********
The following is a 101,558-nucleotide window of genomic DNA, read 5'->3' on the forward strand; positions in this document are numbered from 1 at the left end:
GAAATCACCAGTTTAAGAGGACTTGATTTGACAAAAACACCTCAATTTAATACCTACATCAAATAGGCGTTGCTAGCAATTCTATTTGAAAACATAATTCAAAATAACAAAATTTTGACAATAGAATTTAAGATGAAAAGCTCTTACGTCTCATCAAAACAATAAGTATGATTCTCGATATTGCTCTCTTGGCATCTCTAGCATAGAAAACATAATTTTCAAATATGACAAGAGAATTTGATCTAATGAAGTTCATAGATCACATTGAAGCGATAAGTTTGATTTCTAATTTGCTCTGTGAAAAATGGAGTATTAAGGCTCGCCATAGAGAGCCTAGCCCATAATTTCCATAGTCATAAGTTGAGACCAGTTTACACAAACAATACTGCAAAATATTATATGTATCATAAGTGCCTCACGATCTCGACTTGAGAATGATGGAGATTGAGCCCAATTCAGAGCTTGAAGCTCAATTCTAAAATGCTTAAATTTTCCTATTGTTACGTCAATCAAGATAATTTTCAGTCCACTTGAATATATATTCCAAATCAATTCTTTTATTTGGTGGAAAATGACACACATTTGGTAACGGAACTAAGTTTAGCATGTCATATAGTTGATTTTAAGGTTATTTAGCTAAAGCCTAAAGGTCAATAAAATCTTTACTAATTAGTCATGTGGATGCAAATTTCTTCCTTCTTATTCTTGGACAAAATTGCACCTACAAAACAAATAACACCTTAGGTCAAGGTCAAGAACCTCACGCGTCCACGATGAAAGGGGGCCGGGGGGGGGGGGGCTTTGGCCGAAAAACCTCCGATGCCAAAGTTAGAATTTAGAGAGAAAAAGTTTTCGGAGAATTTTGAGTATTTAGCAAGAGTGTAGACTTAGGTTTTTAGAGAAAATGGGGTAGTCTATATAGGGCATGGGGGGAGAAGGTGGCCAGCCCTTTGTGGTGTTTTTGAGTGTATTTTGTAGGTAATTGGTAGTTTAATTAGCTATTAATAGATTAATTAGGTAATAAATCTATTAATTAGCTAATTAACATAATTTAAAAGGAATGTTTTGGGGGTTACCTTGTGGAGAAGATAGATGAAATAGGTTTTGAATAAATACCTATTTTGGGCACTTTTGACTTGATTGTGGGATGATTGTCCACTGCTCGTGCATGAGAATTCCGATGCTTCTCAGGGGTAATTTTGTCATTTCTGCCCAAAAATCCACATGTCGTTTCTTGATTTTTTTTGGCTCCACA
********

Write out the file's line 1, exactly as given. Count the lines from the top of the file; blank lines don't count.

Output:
The following is a 101,558-nucleotide window of genomic DNA, read 5'->3' on the forward strand; positions in this document are numbered from 1 at the left end: